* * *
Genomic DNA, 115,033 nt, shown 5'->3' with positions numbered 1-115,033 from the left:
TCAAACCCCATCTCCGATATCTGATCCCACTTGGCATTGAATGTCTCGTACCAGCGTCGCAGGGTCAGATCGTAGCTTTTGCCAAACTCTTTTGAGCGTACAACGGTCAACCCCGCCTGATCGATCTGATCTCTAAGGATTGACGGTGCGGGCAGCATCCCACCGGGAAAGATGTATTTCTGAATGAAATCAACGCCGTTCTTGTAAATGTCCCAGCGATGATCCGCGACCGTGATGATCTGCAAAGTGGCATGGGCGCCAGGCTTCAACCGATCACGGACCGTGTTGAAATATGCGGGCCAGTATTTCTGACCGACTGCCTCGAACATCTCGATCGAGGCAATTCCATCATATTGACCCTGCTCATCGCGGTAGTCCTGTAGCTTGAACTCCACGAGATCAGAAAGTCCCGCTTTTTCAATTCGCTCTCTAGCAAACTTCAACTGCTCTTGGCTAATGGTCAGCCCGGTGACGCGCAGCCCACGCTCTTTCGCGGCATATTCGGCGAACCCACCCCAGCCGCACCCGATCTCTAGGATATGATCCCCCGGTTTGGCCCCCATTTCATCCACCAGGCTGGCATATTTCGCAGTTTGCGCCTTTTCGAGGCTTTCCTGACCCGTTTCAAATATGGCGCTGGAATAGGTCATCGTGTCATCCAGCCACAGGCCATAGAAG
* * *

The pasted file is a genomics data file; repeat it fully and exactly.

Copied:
Genomic DNA, 115,033 nt, shown 5'->3' with positions numbered 1-115,033 from the left:
TCAAACCCCATCTCCGATATCTGATCCCACTTGGCATTGAATGTCTCGTACCAGCGTCGCAGGGTCAGATCGTAGCTTTTGCCAAACTCTTTTGAGCGTACAACGGTCAACCCCGCCTGATCGATCTGATCTCTAAGGATTGACGGTGCGGGCAGCATCCCACCGGGAAAGATGTATTTCTGAATGAAATCAACGCCGTTCTTGTAAATGTCCCAGCGATGATCCGCGACCGTGATGATCTGCAAAGTGGCATGGGCGCCAGGCTTCAACCGATCACGGACCGTGTTGAAATATGCGGGCCAGTATTTCTGACCGACTGCCTCGAACATCTCGATCGAGGCAATTCCATCATATTGACCCTGCTCATCGCGGTAGTCCTGTAGCTTGAACTCCACGAGATCAGAAAGTCCCGCTTTTTCAATTCGCTCTCTAGCAAACTTCAACTGCTCTTGGCTAATGGTCAGCCCGGTGACGCGCAGCCCACGCTCTTTCGCGGCATATTCGGCGAACCCACCCCAGCCGCACCCGATCTCTAGGATATGATCCCCCGGTTTGGCCCCCATTTCATCCACCAGGCTGGCATATTTCGCAGTTTGCGCCTTTTCGAGGCTTTCCTGACCCGTTTCAAATATGGCGCTGGAATAGGTCATCGTGTCATCCAGCCACAGGCCATAGAAG